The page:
ACLU and U.S. Dept. of Justice Ask Court to Dismiss Challenge to Anti-Gay Bias Law, Noting Broad Impact

Affiliate: ACLU of Kentucky
August 15, 2000 12:00 am

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ACLU of Kentucky
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FOR IMMEDIATE RELEASE

LOUISVILLE, KY — In what has become the national focal point of the debate over whether personal religious beliefs trump local civil rights laws, the American Civil Liberties Union today asked a state court to dismiss a challenge to Louisville’s Fairness Ordinance – and for the first time in history, the U.S. Department of Justice stepped forward to lend its support to a law barring discrimination based on sexual orientation and gender identity.

Representing a broad coalition of lesbian, gay, bisexual and transgendered people – as well as their families and allies – the ACLU today told a state court that there is no merit to a lawsuit filed by Dr. J. Barrett Hyman, a Louisville gynecologist who claims his religious beliefs compel him to engage in job discrimination. Hyman’s lawsuit seeks to overturn the nondiscrimination law.

The U.S. Department of Justice filed a brief today affirming the ACLU’s position, marking the first time the federal government has actively supported a local law barring discrimination against lesbian, gay, bisexual and transgendered people. In its brief, the Department of Justice noted that if Hyman’s lawsuit were successful, it could jeopardize the basic civil rights of a broad range of Americans – including people of color, women and disabled people.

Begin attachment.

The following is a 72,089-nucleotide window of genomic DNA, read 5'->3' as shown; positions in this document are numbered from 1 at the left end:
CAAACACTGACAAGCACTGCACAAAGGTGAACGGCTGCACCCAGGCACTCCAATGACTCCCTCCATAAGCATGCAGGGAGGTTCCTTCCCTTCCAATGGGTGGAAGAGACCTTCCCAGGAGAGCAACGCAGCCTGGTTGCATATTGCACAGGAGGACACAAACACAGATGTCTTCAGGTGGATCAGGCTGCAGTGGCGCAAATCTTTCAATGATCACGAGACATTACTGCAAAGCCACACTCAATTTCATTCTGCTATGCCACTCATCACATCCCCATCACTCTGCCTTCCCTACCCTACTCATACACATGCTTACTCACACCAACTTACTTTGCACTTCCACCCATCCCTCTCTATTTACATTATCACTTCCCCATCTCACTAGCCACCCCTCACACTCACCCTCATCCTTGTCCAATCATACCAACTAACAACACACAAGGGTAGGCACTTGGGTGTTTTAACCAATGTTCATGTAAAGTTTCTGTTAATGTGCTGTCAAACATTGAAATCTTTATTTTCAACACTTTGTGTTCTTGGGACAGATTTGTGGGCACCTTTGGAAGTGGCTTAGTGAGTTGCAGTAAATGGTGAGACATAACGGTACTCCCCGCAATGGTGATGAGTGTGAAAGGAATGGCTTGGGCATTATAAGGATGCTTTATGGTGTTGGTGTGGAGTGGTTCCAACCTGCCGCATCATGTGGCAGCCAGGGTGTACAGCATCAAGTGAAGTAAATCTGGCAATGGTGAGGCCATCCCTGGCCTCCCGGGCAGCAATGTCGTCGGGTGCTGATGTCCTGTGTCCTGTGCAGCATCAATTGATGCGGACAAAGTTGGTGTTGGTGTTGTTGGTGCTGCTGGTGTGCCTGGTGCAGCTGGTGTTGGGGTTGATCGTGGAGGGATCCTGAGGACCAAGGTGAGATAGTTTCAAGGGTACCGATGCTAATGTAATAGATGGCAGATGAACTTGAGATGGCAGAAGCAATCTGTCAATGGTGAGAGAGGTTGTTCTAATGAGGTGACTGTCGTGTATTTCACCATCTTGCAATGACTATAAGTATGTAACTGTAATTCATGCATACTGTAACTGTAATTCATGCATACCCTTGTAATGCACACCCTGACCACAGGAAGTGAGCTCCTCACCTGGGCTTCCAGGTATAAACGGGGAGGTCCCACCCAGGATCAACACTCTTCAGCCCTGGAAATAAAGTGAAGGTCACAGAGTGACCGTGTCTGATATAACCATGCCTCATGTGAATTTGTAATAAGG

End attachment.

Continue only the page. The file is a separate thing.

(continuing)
“This case is about equality for all Americans,” said Michael Adams, Associate Director of the ACLU Lesbian and Gay Rights Project. “Reasonable provisions were made to ensure that these ordinances protect religious liberties. This case uses religious freedom as a smokescreen for discrimination.”

Today’s developments come during a watershed time for local nondiscrimination laws, Adams said. In recent days, a federal court of appeals struck down a lawsuit in Alaska, where a landlord claimed that his religion prohibited him from renting to unmarried couples. Last week, anti-gay groups failed to gather enough signatures to qualify for ballot initiatives repealing similar laws in four Michigan cities.

Last Friday, a legal challenge to the city nondiscrimination law in Henderson, Kentucky, was dismissed when it was revealed that the plaintiffs in the case knew very little about the ordinance, and that it did not apply to them. That lawsuit was nearly identical to the one in Louisville, and Hyman’s attorney was also representing the former plaintiffs in Henderson.

“These recent developments should leave no question that whether they’re challenged at the ballot box or in the courtroom, these ordinances will prevail because they ensure basic fairness,” Adams said.

The legal documents in the case can be found at http://archive.aclu.org/court/ACLUHyman.html and http://archive.aclu.org/court/DoJHyman.html.

A list of states and localities that have laws prohibiting discrimination based on sexual orientation and/or gender identity is available at http://archive.aclu.org/issues/gay/pedreira_laws.html.

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